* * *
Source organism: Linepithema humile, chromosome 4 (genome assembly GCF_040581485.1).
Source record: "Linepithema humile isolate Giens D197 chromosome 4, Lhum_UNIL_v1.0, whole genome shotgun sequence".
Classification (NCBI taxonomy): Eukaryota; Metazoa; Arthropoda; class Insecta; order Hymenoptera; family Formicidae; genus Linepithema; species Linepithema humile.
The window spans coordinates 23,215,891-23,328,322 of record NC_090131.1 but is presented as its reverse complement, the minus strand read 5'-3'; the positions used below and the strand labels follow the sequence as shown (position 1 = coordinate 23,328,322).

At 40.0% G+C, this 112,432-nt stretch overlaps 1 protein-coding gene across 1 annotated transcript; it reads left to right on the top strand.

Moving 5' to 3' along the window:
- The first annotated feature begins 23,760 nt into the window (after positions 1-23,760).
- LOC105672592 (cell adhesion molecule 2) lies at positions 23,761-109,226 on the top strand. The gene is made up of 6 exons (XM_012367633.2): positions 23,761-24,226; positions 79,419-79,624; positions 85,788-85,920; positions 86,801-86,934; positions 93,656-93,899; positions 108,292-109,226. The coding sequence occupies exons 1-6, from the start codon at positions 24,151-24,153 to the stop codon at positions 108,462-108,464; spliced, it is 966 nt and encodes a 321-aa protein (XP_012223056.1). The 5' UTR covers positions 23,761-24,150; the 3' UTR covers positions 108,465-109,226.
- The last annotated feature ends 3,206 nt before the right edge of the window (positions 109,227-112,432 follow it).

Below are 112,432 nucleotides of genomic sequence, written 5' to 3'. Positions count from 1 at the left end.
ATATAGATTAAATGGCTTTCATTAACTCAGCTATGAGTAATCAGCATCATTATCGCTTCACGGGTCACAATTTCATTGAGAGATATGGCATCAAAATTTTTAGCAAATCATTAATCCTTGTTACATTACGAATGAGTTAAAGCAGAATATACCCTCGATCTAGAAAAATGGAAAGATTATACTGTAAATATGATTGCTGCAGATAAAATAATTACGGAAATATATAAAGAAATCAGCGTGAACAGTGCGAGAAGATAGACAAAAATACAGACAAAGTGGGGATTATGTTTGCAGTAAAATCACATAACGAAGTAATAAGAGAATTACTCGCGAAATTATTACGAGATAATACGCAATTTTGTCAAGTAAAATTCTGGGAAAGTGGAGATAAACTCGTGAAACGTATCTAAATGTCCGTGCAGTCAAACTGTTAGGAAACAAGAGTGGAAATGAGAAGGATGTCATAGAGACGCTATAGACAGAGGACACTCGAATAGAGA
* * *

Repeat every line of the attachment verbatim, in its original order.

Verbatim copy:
Source organism: Linepithema humile, chromosome 4 (genome assembly GCF_040581485.1).
Source record: "Linepithema humile isolate Giens D197 chromosome 4, Lhum_UNIL_v1.0, whole genome shotgun sequence".
Classification (NCBI taxonomy): Eukaryota; Metazoa; Arthropoda; class Insecta; order Hymenoptera; family Formicidae; genus Linepithema; species Linepithema humile.
The window spans coordinates 23,215,891-23,328,322 of record NC_090131.1 but is presented as its reverse complement, the minus strand read 5'-3'; the positions used below and the strand labels follow the sequence as shown (position 1 = coordinate 23,328,322).

At 40.0% G+C, this 112,432-nt stretch overlaps 1 protein-coding gene across 1 annotated transcript; it reads left to right on the top strand.

Moving 5' to 3' along the window:
- The first annotated feature begins 23,760 nt into the window (after positions 1-23,760).
- LOC105672592 (cell adhesion molecule 2) lies at positions 23,761-109,226 on the top strand. The gene is made up of 6 exons (XM_012367633.2): positions 23,761-24,226; positions 79,419-79,624; positions 85,788-85,920; positions 86,801-86,934; positions 93,656-93,899; positions 108,292-109,226. The coding sequence occupies exons 1-6, from the start codon at positions 24,151-24,153 to the stop codon at positions 108,462-108,464; spliced, it is 966 nt and encodes a 321-aa protein (XP_012223056.1). The 5' UTR covers positions 23,761-24,150; the 3' UTR covers positions 108,465-109,226.
- The last annotated feature ends 3,206 nt before the right edge of the window (positions 109,227-112,432 follow it).

Below are 112,432 nucleotides of genomic sequence, written 5' to 3'. Positions count from 1 at the left end.
ATATAGATTAAATGGCTTTCATTAACTCAGCTATGAGTAATCAGCATCATTATCGCTTCACGGGTCACAATTTCATTGAGAGATATGGCATCAAAATTTTTAGCAAATCATTAATCCTTGTTACATTACGAATGAGTTAAAGCAGAATATACCCTCGATCTAGAAAAATGGAAAGATTATACTGTAAATATGATTGCTGCAGATAAAATAATTACGGAAATATATAAAGAAATCAGCGTGAACAGTGCGAGAAGATAGACAAAAATACAGACAAAGTGGGGATTATGTTTGCAGTAAAATCACATAACGAAGTAATAAGAGAATTACTCGCGAAATTATTACGAGATAATACGCAATTTTGTCAAGTAAAATTCTGGGAAAGTGGAGATAAACTCGTGAAACGTATCTAAATGTCCGTGCAGTCAAACTGTTAGGAAACAAGAGTGGAAATGAGAAGGATGTCATAGAGACGCTATAGACAGAGGACACTCGAATAGAGA